San Francisco,


United States

United Nations Plaza


Located on Market Street at the eastern edge of the city’s Civic Center complex, the 2.5-acre pedestrian space was created by closing Fulton Street at Hyde Street. It was built at the time of the Market Street Reconstruction Project in conjunction with the underground BART system and station on the site.

The asymmetrical, red-brick plaza was designed in 1975 by Lawrence Halprin, along with the architectural firms Mario Ciampi and Associates and John Carl Warnecke & Associates. It commemorates the signing of the 1945 United Nations Charter in the nearby Veterans Building. Halprin conceived of the plaza as a dynamic, active public space connected physically and visually to the Civic Center and to Market Street, the spine of the city. At the western end of the plaza are tree-shaded columns inscribed with the names of the United Nations member countries, as well as an equestrian statue of Simón Bolívar, a gift from the government of Venezuela to the city of San Francisco. On the eastern side the focus is a sunken sculptural fountain formed by asymmetrical, stacked granite blocks and animated with arcing water jets. After years of decline and following consultation with Halprin, the fountain was refurbished and rededicated in 1995, the 50th anniversary of the signing of the Charter. The plaza is home to a popular farmer’s market several days a week.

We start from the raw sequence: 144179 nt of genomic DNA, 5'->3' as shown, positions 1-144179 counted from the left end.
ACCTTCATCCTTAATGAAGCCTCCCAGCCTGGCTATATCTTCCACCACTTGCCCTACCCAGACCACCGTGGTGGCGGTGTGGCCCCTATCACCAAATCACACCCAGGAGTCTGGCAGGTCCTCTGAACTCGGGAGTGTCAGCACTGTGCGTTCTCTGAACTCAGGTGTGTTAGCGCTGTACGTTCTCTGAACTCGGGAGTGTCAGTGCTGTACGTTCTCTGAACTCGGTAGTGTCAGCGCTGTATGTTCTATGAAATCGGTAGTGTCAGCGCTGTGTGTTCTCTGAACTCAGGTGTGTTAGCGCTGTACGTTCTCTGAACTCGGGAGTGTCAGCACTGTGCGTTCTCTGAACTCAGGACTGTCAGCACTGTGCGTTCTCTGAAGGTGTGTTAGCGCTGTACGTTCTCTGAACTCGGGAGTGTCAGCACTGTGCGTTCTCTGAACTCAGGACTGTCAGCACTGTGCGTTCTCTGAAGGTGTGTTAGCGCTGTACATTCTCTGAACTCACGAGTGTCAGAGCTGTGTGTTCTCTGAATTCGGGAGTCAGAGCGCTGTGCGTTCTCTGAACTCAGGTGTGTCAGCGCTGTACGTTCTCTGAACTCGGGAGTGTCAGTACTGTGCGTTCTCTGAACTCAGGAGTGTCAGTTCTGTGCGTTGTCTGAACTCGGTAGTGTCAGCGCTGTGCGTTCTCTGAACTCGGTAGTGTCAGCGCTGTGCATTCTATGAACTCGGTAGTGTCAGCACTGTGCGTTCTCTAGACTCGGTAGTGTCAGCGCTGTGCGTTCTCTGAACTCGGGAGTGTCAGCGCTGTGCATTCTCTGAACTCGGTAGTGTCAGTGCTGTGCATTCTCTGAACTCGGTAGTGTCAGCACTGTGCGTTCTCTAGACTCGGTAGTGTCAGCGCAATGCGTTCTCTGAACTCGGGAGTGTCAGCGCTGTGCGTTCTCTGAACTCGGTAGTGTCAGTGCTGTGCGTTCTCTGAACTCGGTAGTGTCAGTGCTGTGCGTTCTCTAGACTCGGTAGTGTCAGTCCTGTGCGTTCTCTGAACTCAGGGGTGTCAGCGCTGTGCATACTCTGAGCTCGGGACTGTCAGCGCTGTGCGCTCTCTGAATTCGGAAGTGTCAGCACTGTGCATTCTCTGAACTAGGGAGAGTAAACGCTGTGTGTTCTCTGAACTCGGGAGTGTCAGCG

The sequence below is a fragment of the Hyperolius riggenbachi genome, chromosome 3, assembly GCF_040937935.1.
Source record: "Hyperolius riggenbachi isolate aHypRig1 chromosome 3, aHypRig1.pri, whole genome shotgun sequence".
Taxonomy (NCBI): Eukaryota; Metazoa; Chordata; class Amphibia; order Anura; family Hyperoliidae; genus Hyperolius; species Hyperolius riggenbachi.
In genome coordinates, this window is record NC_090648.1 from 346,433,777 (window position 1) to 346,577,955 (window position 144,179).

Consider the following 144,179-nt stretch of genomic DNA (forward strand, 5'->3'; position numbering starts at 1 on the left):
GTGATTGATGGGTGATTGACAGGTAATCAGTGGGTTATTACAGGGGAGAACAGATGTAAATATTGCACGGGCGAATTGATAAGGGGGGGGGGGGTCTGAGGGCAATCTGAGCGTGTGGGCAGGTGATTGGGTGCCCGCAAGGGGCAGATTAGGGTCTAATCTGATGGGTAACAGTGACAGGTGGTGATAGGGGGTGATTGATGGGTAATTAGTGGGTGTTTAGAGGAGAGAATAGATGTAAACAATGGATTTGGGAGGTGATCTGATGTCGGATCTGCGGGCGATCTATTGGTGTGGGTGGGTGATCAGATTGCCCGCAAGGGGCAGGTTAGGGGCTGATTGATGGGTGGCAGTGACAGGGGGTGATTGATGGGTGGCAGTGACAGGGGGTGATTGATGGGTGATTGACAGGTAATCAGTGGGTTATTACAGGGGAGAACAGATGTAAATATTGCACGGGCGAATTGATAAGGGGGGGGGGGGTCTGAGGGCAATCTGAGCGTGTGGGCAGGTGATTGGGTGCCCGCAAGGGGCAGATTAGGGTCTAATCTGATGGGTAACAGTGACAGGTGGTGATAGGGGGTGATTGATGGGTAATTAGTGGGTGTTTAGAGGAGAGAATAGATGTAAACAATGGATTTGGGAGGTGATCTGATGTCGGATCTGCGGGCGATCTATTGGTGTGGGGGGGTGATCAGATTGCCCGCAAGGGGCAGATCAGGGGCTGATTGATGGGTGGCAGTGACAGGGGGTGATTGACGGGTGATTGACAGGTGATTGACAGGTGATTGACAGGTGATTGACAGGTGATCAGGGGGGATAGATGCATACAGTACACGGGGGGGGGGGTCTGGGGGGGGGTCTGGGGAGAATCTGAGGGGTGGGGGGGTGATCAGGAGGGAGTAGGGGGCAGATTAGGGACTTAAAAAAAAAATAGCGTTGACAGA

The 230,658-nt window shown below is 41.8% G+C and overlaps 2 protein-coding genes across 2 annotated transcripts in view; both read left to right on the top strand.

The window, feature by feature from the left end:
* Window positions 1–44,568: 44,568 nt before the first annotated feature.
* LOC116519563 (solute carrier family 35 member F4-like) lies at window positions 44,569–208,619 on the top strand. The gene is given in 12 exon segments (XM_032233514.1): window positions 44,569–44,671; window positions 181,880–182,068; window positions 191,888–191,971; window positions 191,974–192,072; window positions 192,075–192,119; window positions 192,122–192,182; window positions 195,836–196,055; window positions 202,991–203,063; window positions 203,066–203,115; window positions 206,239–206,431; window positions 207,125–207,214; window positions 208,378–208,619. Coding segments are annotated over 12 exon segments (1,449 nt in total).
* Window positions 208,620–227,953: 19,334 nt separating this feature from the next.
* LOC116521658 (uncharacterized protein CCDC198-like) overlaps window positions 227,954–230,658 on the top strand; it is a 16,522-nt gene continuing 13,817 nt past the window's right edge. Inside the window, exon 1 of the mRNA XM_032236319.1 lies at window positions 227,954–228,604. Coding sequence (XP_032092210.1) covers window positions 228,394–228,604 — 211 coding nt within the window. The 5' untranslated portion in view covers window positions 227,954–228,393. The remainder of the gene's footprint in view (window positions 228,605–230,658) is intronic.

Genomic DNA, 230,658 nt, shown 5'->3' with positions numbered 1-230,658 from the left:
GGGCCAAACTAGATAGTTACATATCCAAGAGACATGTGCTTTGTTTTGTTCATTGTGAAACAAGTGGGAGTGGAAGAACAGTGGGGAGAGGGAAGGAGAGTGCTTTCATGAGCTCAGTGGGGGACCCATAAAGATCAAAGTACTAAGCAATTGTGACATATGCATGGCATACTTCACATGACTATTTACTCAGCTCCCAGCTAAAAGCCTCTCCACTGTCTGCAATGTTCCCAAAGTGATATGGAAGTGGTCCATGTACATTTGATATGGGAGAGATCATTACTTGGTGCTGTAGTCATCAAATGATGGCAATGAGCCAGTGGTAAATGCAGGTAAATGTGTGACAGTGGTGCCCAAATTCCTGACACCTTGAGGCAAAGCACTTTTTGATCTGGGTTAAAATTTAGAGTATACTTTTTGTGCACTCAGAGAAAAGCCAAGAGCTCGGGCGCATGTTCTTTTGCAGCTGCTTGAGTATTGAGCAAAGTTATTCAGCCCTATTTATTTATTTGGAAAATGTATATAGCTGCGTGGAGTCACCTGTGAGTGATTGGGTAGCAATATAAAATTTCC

Location and Nearby Landscapes

Nearby Landscapes